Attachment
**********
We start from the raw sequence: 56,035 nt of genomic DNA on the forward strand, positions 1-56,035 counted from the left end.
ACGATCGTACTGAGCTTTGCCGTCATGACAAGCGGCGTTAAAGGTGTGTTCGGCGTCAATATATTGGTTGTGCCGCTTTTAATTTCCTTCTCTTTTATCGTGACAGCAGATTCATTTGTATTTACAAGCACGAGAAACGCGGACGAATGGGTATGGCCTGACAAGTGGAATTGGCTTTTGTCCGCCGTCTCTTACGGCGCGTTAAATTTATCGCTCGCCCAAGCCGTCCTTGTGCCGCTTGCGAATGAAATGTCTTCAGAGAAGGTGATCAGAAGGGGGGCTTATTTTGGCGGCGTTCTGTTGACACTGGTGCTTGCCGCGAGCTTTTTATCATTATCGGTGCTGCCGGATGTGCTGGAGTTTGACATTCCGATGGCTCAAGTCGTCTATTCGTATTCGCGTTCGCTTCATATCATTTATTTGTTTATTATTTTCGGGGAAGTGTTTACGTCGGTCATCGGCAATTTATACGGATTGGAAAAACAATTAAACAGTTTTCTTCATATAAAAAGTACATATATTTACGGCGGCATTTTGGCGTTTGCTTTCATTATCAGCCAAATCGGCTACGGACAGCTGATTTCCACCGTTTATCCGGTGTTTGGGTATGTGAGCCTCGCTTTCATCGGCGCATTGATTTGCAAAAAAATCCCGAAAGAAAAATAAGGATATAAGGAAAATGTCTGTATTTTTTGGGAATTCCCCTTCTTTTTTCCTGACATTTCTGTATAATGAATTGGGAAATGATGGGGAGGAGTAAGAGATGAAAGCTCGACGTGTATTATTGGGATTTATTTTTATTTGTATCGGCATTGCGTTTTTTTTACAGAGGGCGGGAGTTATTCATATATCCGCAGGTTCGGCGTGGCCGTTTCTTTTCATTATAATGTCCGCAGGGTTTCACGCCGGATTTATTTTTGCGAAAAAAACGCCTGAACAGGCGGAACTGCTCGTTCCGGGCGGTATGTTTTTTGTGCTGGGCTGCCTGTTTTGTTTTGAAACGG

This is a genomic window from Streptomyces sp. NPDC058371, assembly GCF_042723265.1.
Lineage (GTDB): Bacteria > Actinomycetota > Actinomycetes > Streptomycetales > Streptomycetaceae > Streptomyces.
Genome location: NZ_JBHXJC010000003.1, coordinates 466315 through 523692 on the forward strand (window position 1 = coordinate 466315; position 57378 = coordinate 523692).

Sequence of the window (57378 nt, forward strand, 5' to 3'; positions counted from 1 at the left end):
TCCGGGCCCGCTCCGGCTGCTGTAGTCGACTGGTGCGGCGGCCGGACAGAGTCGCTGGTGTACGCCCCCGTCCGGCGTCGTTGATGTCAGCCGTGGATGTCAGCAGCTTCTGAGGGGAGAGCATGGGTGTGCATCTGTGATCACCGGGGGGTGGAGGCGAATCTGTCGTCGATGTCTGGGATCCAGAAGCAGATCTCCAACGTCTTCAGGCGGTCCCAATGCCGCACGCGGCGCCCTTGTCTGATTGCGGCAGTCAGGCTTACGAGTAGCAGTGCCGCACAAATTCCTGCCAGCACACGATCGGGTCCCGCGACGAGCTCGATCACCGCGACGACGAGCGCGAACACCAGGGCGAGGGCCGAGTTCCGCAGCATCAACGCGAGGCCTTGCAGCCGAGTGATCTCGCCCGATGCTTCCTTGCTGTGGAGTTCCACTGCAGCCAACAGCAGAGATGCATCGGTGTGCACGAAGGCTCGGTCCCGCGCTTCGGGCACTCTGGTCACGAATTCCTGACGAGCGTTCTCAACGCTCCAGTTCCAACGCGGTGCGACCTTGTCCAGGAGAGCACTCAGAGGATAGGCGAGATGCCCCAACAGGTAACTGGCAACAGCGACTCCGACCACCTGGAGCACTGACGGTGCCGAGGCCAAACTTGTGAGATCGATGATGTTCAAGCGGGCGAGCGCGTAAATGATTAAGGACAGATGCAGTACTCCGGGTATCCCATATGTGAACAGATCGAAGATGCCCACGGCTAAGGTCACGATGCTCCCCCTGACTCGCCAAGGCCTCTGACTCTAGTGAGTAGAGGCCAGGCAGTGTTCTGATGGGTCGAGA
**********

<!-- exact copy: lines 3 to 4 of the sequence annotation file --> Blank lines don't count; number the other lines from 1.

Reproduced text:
This is a genomic window from Streptomyces sp. NPDC058371, assembly GCF_042723265.1.
Lineage (GTDB): Bacteria > Actinomycetota > Actinomycetes > Streptomycetales > Streptomycetaceae > Streptomyces.